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The IND-3 version used by the military. It’s not illustrated with any particular attachments, but some of the civilian units have been seen with directly-driven shafts and transverse belt pullies, or with a clutch housing and a keyed output shaft. The military manual rated the engine shown at 61 horsepower at 1800 rpm and 191 lbs-ft at 1200 rpm.

Beyond calibration, the fuel system remained the same on the Dodge diesels through their ’39-42 run. They used an Ex-Cell-O KB swash plate injection pump and single-orifice Bosch injectors that popped at 2,200 psi. The pump and camshaft were driven by gears and the pump could be timed via an access plate on the front cover. The engine was spun over by a 24-volt electrical system and the truck featured a heating coil in the intake manifold for cold starting. Dodge claimed the engine could start in 10 seconds or less at -10F.

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In 1938, Chrysler engineers compared the full-load fuel economy of the T80 gas and T84 diesel on a dynamometer at 2400, 1600 and 800 rpm. The results were telling.  At 2400 rpm, the diesel used 6.6 gallons per hour while the gas engine used 10.7 gph. Even more dramatic, at full-load 800 rpm operation, the gasser stayed at about 10.7 gph while the diesel improved to 4.3 gph.

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The partial cutaway view shows the stout, 7-main lower end. You can see the flathead gasser influence in the low location of the camshaft and the side covers above it. The large unadorned area above the covers is where the flathead’s intake and exhaust valve would have been, as well as the valvegear. The intake heating coil is visible inside the central air inlet. Dodge touted the recirculating cooling system and coolant flow director within the block. Note also the engine has an early closed crankcase system, with the crankcase vented to the intake manifold.

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The ’39-42 Dodge diesel trucks are so rare that we couldn’t find any images to present. The only visual difference from a gas truck was a “Diesel” badge on the leading edge of the hood sides, as shown in this image captured from the 1941 3-ton brochure. Some sources also list these trucks a 4-tons. Shown is a ’41 3-ton WKD tractor hauling a fuel trailer. They came standard with a 5-speed manual (non overdrive) transmission and the standard single speed axle had a 7.4:1 axle ratio (5.8:1 or 6.18:1 ratios optional). The WKDA two-speed axle models had a 6.14:1 ratio in high and 8.35:1 in low. The trucks came as cab and chassis from the factory but dealers could fit a variety of bodies or 5th wheels and a larger variety could be installed aftermarket.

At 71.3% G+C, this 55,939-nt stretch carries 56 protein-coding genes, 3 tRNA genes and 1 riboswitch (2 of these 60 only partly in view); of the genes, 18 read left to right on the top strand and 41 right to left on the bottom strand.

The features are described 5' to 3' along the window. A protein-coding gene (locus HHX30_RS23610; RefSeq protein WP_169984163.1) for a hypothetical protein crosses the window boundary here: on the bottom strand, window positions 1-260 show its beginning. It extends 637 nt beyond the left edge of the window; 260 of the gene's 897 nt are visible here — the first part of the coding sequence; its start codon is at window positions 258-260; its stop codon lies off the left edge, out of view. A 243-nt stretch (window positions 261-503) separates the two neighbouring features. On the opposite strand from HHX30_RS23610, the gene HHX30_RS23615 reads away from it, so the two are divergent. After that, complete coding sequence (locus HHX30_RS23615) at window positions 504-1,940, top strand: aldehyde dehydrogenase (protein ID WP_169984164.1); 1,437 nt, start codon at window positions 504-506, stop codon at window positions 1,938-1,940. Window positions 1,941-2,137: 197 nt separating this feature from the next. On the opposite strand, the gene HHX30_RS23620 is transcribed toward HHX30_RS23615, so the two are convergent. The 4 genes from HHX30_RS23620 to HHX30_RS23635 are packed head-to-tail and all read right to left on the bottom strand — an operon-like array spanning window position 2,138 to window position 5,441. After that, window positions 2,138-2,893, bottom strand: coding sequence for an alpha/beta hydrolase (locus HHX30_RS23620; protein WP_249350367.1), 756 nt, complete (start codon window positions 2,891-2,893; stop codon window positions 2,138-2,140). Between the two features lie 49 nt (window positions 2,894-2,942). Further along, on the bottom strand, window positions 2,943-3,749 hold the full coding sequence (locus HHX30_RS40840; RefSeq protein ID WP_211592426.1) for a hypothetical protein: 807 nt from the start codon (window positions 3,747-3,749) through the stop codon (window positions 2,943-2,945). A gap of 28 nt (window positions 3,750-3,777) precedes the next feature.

Along the same lines, they road-tested two identical 3-ton Dodge trucks, one diesel one gas, and ran them together 37,000 miles over a variety of roads and terrain with capacity loads. The gasser averaged 3.74 mpg overall while the diesel delivered 5.23 mpg. On 6,000 miles of flat ground testing, the gasser averaged 4.2 mpg and the diesel 6.03. This data was used in a strong push to sell diesel trucks to a skeptical market… but then World War II came along.

From period advertising and truck manuals, we see the diesels offered in the ’39  2-ton TLD/TLDA line and the 3-4-ton TKD/TKDA, which were conventional cab trucks with four wheelbases from 152 to 205 inches. The “A” in model designation indicated a 2-speed rear axle. They were duplicated in the 1940 VLD/VLDA and VKD/VKDA models. They carried over again for 1941 as the Dodge WLD/WLDA and WKD/WKDA models. In ’42, mandatory war production had begun, so the model year was limited and the trucks retained the ‘41 designations. The Dodge 3-4 ton diesel truck line was duplicated under the Canadian Fargo banner from ’39-42 with different model designations and slightly different styling. After consulting  period Branham Automobile Reference Books and Dodge Serial number references, we could not find the T126 diesels offered in any Dodge trucks after 1942.